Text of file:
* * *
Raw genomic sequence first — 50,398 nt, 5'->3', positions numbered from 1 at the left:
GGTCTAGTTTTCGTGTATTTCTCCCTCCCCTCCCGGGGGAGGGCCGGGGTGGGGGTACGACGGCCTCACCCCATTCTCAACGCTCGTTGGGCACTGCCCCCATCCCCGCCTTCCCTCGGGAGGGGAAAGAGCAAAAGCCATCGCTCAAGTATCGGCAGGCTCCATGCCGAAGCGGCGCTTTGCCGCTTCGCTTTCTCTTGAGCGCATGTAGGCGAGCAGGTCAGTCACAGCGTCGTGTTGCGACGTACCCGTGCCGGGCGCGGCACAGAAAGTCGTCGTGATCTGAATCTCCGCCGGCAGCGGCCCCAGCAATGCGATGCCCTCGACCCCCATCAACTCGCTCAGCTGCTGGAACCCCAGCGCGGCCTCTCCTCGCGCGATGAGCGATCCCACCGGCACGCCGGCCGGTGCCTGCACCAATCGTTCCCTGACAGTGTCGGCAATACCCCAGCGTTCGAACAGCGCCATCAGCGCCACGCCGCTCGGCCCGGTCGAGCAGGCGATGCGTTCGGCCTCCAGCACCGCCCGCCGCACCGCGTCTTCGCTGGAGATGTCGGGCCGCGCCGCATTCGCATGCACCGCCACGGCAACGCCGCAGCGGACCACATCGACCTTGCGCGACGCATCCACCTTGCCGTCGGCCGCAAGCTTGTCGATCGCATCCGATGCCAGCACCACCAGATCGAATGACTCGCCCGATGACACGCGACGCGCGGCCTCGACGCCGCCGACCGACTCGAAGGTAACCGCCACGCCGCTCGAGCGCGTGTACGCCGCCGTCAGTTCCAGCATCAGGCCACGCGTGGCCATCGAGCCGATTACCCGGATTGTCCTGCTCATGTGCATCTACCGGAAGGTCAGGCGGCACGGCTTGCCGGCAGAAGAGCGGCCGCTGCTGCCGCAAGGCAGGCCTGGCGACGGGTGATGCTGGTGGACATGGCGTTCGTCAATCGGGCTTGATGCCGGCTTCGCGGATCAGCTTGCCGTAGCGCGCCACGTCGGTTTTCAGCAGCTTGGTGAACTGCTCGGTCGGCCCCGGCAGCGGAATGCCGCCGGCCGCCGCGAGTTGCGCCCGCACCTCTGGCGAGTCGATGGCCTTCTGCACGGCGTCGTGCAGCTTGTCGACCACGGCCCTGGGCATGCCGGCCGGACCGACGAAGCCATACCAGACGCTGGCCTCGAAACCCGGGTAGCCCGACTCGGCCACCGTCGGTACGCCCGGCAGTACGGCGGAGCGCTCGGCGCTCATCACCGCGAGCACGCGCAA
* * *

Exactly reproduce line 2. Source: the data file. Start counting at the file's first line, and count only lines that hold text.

GGTCTAGTTTTCGTGTATTTCTCCCTCCCCTCCCGGGGGAGGGCCGGGGTGGGGGTACGACGGCCTCACCCCATTCTCAACGCTCGTTGGGCACTGCCCCCATCCCCGCCTTCCCTCGGGAGGGGAAAGAGCAAAAGCCATCGCTCAAGTATCGGCAGGCTCCATGCCGAAGCGGCGCTTTGCCGCTTCGCTTTCTCTTGAGCGCATGTAGGCGAGCAGGTCAGTCACAGCGTCGTGTTGCGACGTACCCGTGCCGGGCGCGGCACAGAAAGTCGTCGTGATCTGAATCTCCGCCGGCAGCGGCCCCAGCAATGCGATGCCCTCGACCCCCATCAACTCGCTCAGCTGCTGGAACCCCAGCGCGGCCTCTCCTCGCGCGATGAGCGATCCCACCGGCACGCCGGCCGGTGCCTGCACCAATCGTTCCCTGACAGTGTCGGCAATACCCCAGCGTTCGAACAGCGCCATCAGCGCCACGCCGCTCGGCCCGGTCGAGCAGGCGATGCGTTCGGCCTCCAGCACCGCCCGCCGCACCGCGTCTTCGCTGGAGATGTCGGGCCGCGCCGCATTCGCATGCACCGCCACGGCAACGCCGCAGCGGACCACATCGACCTTGCGCGACGCATCCACCTTGCCGTCGGCCGCAAGCTTGTCGATCGCATCCGATGCCAGCACCACCAGATCGAATGACTCGCCCGATGACACGCGACGCGCGGCCTCGACGCCGCCGACCGACTCGAAGGTAACCGCCACGCCGCTCGAGCGCGTGTACGCCGCCGTCAGTTCCAGCATCAGGCCACGCGTGGCCATCGAGCCGATTACCCGGATTGTCCTGCTCATGTGCATCTACCGGAAGGTCAGGCGGCACGGCTTGCCGGCAGAAGAGCGGCCGCTGCTGCCGCAAGGCAGGCCTGGCGACGGGTGATGCTGGTGGACATGGCGTTCGTCAATCGGGCTTGATGCCGGCTTCGCGGATCAGCTTGCCGTAGCGCGCCACGTCGGTTTTCAGCAGCTTGGTGAACTGCTCGGTCGGCCCCGGCAGCGGAATGCCGCCGGCCGCCGCGAGTTGCGCCCGCACCTCTGGCGAGTCGATGGCCTTCTGCACGGCGTCGTGCAGCTTGTCGACCACGGCCCTGGGCATGCCGGCCGGACCGACGAAGCCATACCAGACGCTGGCCTCGAAACCCGGGTAGCCCGACTCGGCCACCGTCGGTACGCCCGGCAGTACGGCGGAGCGCTCGGCGCTCATCACCGCGAGCACGCGCAA